Chronic disease begins in childhood

A conference report from the BGS Spring Meeting in Belfast, by Liz Gill.

Research is increasingly suggesting that old age is influenced by conditions and events in early life, a concept supported by data from The Irish Longitudinal Study on Ageing, TILDA, which has studied 8,500 people aged 50 and over for the past ten years. Opening a special session on the last morning of the conference, its principal investigator Prof Rose-Anne Kenny of Trinity College Dublin, described the process. Participants were given an initial comprehensive assessment which included physical health, cognition, psychology, behaviour, family background and use of health care. They were then revisited every two years providing a rich set of data involving almost one in every 140 people in Ireland.

The study was already shedding light on the biology of ageing as well as allowing for the rapid transfer of findings into policy. For example, it had unearthed a huge discrepancy between reported health and objective health in conditions such as atrial fibrillation, hypertension, osteoporosis and the risk of polypharmacy,  prompting new awareness campaigns.

One of its most interesting findings was the influence of the early years, as Dr Cathal McCrory, TILDA research fellow, explained. “Poor health in childhood increases the risk of cardiovascular disease, arthritis, cancer, lung disease and psychiatric disorders. The lower the social class in childhood the higher the blood pressure and body mass index in adulthood. Parental illness, family dysfunction, neglect, abuse and poverty which probably means poor nutrition and overcrowding, all chip away at physical and mental health. They may even influence the foetus: developing systems may be particularly vulnerable to adversity.”

What happened was that stress hormones were released as a fight or flight reaction to perceived threats increasing blood pressure and heart rate. A young body could cope over a short period but chronic activation could lead to long term problems. “Childhood really is a critical period. The more challenges a child faces the more likelihood he or she is to develop disease later in life.”

The TILDA session was followed by the Marjory Warren lecture given this year by Prof Peter Langhorne  professor of stroke care at Glasgow University, who covered the development of specialist stroke units both in the UK and overseas and their success in increasing survival rates and the numbers of patients who were able to return home and regain their independence.  Key factors included dedicated wards with acute management by a multi-disciplinary team followed by rehabilitation and planned discharge. Benefits were   achieved with only marginal increase and sometimes even a reduction in costs.

Early discharge where patients could have more of their rehabilitation and  nursing in their own homes was found to be helpful in mild to moderate cases. Economic analysis showed that the consequent reduction in hospital costs was cancelled out by increased costs to the community.

What this had to do with geriatrics was that stroke units and specialist geriatric units had the same underpinning philosophy – in fact stroke services had evolved out of some of the notions governing geriatric services – and had similar successes: a reduction in mortality and long term institutionalisation. “So why is this not happening universally?” he asked, and urged BGS members, “You should be trumpeting the benefits of this model”.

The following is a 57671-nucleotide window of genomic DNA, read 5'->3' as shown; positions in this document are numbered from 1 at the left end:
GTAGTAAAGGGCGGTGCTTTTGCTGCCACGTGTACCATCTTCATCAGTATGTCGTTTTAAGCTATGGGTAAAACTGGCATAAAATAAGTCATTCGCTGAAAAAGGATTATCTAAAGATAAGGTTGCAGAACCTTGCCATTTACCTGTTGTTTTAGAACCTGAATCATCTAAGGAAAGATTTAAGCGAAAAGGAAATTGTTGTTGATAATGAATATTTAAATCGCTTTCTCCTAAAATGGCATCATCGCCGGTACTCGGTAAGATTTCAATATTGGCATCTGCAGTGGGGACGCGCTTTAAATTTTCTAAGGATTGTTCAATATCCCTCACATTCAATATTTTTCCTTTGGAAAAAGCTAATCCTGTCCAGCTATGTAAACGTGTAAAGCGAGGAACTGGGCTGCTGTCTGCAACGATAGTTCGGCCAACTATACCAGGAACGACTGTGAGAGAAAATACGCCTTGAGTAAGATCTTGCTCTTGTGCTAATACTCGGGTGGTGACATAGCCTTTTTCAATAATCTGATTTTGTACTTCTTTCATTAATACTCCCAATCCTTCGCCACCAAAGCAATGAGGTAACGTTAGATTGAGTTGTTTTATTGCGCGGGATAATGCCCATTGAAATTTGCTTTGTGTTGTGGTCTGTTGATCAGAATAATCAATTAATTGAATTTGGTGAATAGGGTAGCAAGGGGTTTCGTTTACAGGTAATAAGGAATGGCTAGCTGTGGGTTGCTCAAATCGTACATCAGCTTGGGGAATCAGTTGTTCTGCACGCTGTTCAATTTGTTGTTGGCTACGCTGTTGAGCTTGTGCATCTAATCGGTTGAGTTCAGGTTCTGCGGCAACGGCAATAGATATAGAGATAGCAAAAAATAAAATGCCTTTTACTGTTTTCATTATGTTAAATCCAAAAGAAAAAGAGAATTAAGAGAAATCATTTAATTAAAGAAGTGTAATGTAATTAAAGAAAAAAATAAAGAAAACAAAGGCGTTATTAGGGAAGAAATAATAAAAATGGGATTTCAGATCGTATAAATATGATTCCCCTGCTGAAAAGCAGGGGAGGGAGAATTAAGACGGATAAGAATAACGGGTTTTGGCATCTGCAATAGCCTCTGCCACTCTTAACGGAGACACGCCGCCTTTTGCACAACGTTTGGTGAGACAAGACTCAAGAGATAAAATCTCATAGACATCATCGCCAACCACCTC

The complexity of geriatric medicine was highlighted in the session on the critically ill older patient by Dr Brian Mullan, consultant in critical care medicine at the Royal Victoria Hospital in Belfast. Today’s intensive care was highly sophisticated with state of the art monitoring and organ support but it still placed enormous demands on the body. Mortality in ICUs increased with age because the older body often had co-morbidities, its immune system was more vulnerable to sepsis and infection, delirium was more likely and arterial stiffness made complications more likely.

Moreover ICU capacity was very limited with fewer than five beds per 100,000 population and very expensive costing up to £1700 a day compared to £250 on an ordinary ward, so the question always arose as to whether it should be limited to those most likely to benefit. “There is no limit by age and no clear guidelines,” said Dr Mullan. “We have to use clinical judgement and that’s not easy. There has to be a case by case assessment looking at co-morbidities, the acuity of the illness and the patient’s  pre hospital admission functional status.”

The same session on the critically ill older patient heard from Prof Steve Allen of the University of Bournemouth on adjunct treatments for respiratory disease and from Dr Tom Esmonde, consultant neurologist with the Northern Trust, on neurological emergencies. 

Other sessions covered cerebrovascular disease, pain management, dietary strategies, blood dyscrasias, gastroenterology and health service research. There were two on dementia: one with presentations on cognitive exercise, dementia pharmacology and autism in maturity and another on various aspects of managing it within a general hospital.  There were clinical updates on pain management and renal disease. There were nearly a hundred posters with topics covering pharmacology, education and training and epidemiology as well as a wide range of physical and mental illnesses.

Other reports from the conference include:

1 thought on “Chronic disease begins in childhood

  1. Pingback: childhood illnesses | Modern Parenting

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